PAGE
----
Written by Will Thurston Class of ‘19
Since September 11, 2001, terrorism has been a persistent concern for many Americans. Terrorists around the world, often motivated by ideological extremism, use violence and destruction to inspire fear. Terror attacks can result in the deaths of unsuspecting people, whose families must then cope with the loss of their loved ones.
The death of a family member can have long-lasting negative effects for their surviving parents and siblings. Prolonged grief disorder (PGD), or complicated grief, is a condition where bereaved individuals experience especially severe and enduring feelings of yearning and distress related to their losses. Rates of PGD have been found to be higher than average in parents who have lost children and those who are affected by a violent loss.
On July 22nd, 2011, Norwegians experienced a devastating act of terror when a man detonated a car bomb in Oslo and committed a mass shooting at a youth summer camp on the nearby island of Utøya. 77 individuals were killed and over 300 sustained non-fatal injuries. Researchers investigated the long-term effects of this attack on bereaved parents and siblings, focusing on symptoms of prolonged grief (Kristensen, Dyregrov, Dyregrov, Heir, 2016).
132 parents and 84 siblings who had been bereaved by the Utøya attack were sent letters regarding their participation in the study and 67 parents and 36 siblings agreed to participate. Due to the nature of this sample all being connected by a similar experience and family relationships, the 103 included participants comprised 42 different families.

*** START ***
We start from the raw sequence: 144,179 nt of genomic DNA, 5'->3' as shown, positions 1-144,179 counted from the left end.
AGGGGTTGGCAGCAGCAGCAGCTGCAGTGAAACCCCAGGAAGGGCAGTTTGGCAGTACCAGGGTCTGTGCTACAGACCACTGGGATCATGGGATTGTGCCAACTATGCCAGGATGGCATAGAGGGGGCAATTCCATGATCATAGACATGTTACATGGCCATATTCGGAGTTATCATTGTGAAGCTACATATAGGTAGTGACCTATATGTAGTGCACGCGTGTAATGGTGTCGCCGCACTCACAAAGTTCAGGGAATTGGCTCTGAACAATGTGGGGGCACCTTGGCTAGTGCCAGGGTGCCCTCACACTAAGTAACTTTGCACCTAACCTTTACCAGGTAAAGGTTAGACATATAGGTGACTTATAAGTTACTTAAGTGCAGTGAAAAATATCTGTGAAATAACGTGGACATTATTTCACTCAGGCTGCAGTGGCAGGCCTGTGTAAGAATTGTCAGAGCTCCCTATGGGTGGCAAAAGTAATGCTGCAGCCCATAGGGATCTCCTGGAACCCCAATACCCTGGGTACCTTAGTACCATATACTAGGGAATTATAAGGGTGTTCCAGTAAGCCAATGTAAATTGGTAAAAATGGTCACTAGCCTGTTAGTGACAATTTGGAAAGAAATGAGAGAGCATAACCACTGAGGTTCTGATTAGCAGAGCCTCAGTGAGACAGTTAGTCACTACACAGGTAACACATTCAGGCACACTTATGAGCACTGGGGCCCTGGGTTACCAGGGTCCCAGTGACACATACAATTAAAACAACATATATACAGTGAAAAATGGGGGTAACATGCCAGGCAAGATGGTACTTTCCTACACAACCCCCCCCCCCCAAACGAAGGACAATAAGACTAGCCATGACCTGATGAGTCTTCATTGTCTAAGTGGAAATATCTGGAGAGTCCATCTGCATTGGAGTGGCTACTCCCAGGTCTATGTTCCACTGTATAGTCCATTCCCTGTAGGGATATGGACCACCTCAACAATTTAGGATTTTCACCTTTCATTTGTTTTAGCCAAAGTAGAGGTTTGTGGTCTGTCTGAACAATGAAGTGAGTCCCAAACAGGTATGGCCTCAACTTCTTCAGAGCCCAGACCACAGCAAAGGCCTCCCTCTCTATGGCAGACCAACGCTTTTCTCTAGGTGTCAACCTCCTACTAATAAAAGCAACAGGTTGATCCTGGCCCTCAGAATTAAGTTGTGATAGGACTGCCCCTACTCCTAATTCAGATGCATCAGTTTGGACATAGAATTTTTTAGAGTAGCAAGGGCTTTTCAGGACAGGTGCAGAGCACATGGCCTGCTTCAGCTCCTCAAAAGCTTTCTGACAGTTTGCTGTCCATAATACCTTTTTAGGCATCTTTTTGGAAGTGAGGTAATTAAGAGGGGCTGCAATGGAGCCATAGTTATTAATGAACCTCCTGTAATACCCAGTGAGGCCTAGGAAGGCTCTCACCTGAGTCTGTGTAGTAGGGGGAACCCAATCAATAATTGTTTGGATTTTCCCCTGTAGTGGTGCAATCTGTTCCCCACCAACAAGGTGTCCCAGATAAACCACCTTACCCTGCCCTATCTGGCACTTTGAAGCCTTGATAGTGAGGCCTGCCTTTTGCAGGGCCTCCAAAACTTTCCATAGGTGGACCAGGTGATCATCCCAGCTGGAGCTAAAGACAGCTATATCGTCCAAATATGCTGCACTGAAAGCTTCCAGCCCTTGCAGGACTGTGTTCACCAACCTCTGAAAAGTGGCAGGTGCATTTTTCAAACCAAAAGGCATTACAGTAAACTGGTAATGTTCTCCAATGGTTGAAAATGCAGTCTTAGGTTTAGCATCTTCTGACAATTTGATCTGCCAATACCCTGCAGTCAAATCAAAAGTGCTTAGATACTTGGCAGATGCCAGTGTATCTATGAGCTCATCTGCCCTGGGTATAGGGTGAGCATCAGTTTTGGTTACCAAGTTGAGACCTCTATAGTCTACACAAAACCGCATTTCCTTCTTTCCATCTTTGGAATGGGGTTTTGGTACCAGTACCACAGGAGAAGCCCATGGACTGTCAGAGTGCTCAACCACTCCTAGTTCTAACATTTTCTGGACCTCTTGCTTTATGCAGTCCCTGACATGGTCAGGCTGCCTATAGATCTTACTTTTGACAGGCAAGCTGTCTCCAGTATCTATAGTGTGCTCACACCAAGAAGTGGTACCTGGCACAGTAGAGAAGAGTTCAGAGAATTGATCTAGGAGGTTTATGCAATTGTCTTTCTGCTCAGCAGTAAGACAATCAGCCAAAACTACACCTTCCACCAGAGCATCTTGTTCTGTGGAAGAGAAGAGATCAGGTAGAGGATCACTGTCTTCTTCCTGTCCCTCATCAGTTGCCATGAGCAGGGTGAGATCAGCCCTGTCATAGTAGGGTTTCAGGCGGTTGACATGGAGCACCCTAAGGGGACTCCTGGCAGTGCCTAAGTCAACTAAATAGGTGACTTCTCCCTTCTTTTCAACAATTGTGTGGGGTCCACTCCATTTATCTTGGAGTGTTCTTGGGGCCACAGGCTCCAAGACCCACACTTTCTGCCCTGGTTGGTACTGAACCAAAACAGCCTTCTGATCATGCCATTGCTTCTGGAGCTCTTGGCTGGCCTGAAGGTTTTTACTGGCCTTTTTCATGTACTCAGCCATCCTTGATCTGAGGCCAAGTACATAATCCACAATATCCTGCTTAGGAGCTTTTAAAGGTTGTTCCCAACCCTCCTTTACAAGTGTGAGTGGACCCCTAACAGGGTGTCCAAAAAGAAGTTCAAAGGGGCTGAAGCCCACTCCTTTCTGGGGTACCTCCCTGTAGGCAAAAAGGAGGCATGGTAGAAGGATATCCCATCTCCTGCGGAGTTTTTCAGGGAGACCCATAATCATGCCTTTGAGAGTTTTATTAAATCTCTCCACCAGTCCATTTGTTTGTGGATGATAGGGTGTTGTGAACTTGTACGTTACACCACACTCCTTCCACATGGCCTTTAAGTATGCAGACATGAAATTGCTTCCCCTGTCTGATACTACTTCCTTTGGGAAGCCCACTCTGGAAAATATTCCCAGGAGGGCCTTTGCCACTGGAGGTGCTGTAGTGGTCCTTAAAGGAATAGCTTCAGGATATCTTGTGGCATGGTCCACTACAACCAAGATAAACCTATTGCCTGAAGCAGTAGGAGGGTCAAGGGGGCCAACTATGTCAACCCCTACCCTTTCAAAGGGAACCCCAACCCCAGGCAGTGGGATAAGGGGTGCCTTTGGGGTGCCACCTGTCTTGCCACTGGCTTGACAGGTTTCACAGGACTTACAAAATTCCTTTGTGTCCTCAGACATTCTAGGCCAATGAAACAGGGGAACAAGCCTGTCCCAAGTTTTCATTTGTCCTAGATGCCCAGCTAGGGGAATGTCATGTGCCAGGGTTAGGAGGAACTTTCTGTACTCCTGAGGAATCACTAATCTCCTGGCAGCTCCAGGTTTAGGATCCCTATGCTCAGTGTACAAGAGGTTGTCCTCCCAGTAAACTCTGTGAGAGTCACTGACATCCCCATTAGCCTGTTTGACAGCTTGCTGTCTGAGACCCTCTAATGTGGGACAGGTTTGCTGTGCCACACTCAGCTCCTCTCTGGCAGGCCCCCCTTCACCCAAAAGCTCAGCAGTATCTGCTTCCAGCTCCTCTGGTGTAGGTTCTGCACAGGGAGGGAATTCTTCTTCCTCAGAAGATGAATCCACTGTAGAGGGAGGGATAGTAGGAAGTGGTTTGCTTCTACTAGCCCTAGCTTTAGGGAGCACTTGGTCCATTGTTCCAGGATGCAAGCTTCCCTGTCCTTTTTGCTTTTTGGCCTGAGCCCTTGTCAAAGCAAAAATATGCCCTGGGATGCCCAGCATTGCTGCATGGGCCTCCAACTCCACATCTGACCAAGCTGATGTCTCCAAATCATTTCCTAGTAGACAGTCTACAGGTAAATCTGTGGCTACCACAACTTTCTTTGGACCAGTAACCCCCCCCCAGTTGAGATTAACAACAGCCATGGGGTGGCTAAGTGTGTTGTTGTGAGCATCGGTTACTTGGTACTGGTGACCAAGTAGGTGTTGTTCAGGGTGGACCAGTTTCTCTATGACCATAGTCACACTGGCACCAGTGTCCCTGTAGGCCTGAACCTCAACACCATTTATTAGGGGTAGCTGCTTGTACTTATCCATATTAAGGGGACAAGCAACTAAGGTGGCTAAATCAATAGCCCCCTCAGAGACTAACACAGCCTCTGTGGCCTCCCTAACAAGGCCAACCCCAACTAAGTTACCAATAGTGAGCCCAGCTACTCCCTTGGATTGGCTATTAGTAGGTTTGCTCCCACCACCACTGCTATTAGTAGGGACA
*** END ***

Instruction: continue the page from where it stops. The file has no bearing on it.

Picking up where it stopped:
The participants were given a questionnaire 18 months after the attack which included measures for the degree of media exposure experienced in the month following the attack and prolonged grief symptoms. Scores for all participants on the prolonged grief measure indicated that about 80% of the sample could probably be diagnosed with PGD. As expected, individuals who were exposed to more media showed higher levels of symptoms.
This study does have some limitations, including the fact that it requires participants to remember details about their lives a year and a half in the past, and as a single questionnaire it cannot measure changes over time. Additionally, no information could be gathered about those who declined to participate in the study, and so it is unknown whether those individuals were different in some significant way than those who agreed to participate.
The findings of this study suggest that media exposure in the month following a traumatic loss can have long-term consequences for the bereaved. This information brings into question the practices of news and media companies who cover terror events on TV, radio and written formats. Pressure has been placed on media outlets to alter their coverage of violent acts to remove focus from the perpetrators and their methods and place it on victims and survivors (Follman, 2015). Perhaps there should also be a change in the extent and longevity afforded to coverage of terrorism for the sake of surviving family members.
Follman, Mark (2015, October 6). How the media inspires mass shooters References, Mother Jones. Retrieved from http://www.motherjones.com/politics/2015/10/media-inspires-mass-shooters-copycats/
Kristensen, P., Dyregrov, K., Dyregrov, A., & Heir, T. (2016). Media exposure and prolonged grief: A study of bereaved parents and siblings after the 2011 Utøya Island terror attack. Psychological Trauma: Theory, Research, Practice, And Policy, 8(6), 661-667. doi:10.1037/tra0000131
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